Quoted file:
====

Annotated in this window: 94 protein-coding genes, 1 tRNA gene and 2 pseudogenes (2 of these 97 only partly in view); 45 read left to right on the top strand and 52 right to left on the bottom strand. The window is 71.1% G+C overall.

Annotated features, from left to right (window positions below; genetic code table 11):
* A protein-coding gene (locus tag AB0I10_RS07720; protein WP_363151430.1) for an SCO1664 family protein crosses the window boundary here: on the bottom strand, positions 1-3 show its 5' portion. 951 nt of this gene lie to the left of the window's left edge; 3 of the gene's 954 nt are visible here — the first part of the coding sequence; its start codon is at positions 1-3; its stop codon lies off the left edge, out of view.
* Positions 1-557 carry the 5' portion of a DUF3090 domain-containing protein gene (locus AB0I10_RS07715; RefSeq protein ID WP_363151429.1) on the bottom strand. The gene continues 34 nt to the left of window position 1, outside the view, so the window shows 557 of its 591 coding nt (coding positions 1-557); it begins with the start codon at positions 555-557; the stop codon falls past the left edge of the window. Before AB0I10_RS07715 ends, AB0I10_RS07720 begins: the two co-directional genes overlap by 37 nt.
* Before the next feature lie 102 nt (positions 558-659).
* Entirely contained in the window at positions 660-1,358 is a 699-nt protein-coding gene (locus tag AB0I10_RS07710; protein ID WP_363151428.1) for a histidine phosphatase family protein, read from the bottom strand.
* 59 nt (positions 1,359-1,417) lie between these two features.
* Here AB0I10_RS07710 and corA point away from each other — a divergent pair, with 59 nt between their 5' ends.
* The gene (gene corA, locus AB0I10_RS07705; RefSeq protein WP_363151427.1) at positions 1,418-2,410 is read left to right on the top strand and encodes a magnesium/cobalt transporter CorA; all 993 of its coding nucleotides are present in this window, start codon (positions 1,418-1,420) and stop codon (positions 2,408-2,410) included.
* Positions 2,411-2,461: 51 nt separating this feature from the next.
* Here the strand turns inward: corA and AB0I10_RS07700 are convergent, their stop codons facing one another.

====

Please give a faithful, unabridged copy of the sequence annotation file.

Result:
Annotated in this window: 94 protein-coding genes, 1 tRNA gene and 2 pseudogenes (2 of these 97 only partly in view); 45 read left to right on the top strand and 52 right to left on the bottom strand. The window is 71.1% G+C overall.

Annotated features, from left to right (window positions below; genetic code table 11):
* A protein-coding gene (locus tag AB0I10_RS07720; protein WP_363151430.1) for an SCO1664 family protein crosses the window boundary here: on the bottom strand, positions 1-3 show its 5' portion. 951 nt of this gene lie to the left of the window's left edge; 3 of the gene's 954 nt are visible here — the first part of the coding sequence; its start codon is at positions 1-3; its stop codon lies off the left edge, out of view.
* Positions 1-557 carry the 5' portion of a DUF3090 domain-containing protein gene (locus AB0I10_RS07715; RefSeq protein ID WP_363151429.1) on the bottom strand. The gene continues 34 nt to the left of window position 1, outside the view, so the window shows 557 of its 591 coding nt (coding positions 1-557); it begins with the start codon at positions 555-557; the stop codon falls past the left edge of the window. Before AB0I10_RS07715 ends, AB0I10_RS07720 begins: the two co-directional genes overlap by 37 nt.
* Before the next feature lie 102 nt (positions 558-659).
* Entirely contained in the window at positions 660-1,358 is a 699-nt protein-coding gene (locus tag AB0I10_RS07710; protein ID WP_363151428.1) for a histidine phosphatase family protein, read from the bottom strand.
* 59 nt (positions 1,359-1,417) lie between these two features.
* Here AB0I10_RS07710 and corA point away from each other — a divergent pair, with 59 nt between their 5' ends.
* The gene (gene corA, locus AB0I10_RS07705; RefSeq protein WP_363151427.1) at positions 1,418-2,410 is read left to right on the top strand and encodes a magnesium/cobalt transporter CorA; all 993 of its coding nucleotides are present in this window, start codon (positions 1,418-1,420) and stop codon (positions 2,408-2,410) included.
* Positions 2,411-2,461: 51 nt separating this feature from the next.
* Here the strand turns inward: corA and AB0I10_RS07700 are convergent, their stop codons facing one another.